The Art of Songwriting



When Renée and I met at the Tudor Artisan Hub to talk about this project we discussed various songs that I have already recorded, or have written that I intend to record later this year, however we both thought that it would be interesting to write something completely new for this collaboration. We both liked the idea of starting from the same place, taking a creative journey together, and seeing what we both created after discussing our ideas.

I’ve known and loved Renée’s artwork for some time now, so we were able to find a starting point very quickly. I had an idea for a song based on the residents of a cemetery rising up from their graves to sing, play music and dance the night away. I thought it was something that might appeal to Renée.

As we talked we both came up many other ideas. From the poetry of Emily Dickinson, in particular ‘Because I Could Not Stop for Death’, and John Donne’s ‘Death Be Not Proud’, the films of Tim Burton, the meaning of eternity, and Victorian death mask photography grew the inspiration for a creative journey.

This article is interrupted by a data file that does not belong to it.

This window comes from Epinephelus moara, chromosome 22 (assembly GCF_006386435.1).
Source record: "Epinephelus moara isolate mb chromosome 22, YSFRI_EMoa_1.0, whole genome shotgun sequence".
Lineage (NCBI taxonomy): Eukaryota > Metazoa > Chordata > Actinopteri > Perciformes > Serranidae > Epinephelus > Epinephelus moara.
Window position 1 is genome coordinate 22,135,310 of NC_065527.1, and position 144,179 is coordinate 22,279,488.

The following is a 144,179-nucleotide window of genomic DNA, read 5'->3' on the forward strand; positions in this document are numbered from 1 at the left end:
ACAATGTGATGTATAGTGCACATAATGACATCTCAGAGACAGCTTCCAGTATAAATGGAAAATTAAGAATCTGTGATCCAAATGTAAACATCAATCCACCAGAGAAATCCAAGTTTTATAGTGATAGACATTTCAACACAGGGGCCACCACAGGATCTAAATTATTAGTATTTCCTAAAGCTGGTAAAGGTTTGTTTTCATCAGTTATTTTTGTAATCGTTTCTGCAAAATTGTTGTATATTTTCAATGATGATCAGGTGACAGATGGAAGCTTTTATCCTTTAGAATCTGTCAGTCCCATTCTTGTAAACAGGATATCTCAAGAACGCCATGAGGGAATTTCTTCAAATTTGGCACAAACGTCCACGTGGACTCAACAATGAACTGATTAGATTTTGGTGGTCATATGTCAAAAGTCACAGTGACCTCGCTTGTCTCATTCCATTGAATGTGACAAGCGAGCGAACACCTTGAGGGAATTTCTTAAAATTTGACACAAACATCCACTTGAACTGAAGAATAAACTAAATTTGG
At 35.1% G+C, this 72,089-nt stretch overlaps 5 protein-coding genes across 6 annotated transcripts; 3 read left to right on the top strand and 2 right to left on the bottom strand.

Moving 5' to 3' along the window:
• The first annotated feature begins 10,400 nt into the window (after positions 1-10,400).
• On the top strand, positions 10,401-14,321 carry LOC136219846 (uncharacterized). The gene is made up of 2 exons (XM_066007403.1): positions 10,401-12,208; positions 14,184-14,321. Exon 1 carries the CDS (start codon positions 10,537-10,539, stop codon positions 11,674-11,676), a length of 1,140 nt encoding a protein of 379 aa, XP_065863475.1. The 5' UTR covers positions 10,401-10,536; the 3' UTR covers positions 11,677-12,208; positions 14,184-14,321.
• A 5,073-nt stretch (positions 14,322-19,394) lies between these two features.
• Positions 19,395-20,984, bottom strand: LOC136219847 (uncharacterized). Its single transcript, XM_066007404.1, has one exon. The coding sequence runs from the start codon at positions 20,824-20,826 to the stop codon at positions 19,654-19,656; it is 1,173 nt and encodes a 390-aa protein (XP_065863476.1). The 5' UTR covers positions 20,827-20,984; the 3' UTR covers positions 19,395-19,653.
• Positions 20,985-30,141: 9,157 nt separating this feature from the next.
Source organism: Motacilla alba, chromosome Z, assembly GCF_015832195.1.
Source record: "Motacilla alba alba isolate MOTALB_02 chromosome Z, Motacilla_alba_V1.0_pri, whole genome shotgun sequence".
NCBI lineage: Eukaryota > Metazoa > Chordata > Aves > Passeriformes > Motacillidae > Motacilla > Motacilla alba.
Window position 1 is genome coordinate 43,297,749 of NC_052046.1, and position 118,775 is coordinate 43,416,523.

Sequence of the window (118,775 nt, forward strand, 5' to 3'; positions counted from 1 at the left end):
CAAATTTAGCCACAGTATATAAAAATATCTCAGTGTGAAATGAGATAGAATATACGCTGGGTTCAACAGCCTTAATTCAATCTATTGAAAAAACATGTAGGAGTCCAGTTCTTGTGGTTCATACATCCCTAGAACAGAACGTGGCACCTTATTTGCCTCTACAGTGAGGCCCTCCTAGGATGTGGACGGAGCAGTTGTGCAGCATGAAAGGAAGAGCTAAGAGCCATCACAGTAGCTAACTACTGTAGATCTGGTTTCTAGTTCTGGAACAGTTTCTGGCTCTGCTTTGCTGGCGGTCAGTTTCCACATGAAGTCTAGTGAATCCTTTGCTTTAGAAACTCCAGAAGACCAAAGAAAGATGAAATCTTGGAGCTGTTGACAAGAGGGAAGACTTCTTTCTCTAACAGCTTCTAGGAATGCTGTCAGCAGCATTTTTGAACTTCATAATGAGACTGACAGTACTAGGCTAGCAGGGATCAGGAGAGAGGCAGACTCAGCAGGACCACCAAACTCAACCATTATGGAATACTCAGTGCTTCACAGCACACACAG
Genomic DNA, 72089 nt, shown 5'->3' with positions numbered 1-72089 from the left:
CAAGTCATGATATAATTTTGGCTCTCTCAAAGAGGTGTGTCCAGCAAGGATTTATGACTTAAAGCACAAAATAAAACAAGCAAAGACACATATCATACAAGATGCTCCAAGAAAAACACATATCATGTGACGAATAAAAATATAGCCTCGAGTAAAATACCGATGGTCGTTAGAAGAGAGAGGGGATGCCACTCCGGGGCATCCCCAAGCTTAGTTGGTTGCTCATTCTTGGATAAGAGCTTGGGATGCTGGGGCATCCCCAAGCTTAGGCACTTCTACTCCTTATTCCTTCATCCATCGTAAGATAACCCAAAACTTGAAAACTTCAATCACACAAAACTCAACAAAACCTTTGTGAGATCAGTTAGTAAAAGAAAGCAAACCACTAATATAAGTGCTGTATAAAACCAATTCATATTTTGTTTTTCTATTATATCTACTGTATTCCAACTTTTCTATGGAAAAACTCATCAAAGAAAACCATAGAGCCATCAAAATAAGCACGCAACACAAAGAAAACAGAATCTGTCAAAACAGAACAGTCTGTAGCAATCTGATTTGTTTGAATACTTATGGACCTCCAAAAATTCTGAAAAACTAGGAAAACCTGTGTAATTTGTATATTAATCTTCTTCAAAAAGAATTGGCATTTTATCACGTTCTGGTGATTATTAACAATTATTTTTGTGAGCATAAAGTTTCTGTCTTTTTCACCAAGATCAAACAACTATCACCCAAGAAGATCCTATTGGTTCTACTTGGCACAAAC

Out of this fertile ground was born a new song, ‘The Circus of the Night’.


The Art of Songwriting has opened my eyes to a new way of songwriting. Normally I try to create characters for my songs, and I try to imagine what they think and how they feel before I write. This time I was soaking up ideas from an artist who opened my eyes to new thoughts.

I would love to see this project develop and grow.

Thank you to the Linda Fahy at the Tudor Artisan Hub, Elizabeth Bartley from the Clancy Brothers Festival Art Trail, and Enda O’Driscoll, founder of the ‘Artists from Carrick on Suir’ facebook page, for inviting me to be a part of this great arts project.

And thank you to Renée ni Gig for sharing her thoughts with me and inspiring a new song.



A Carriage Waits by Renée ni Gig





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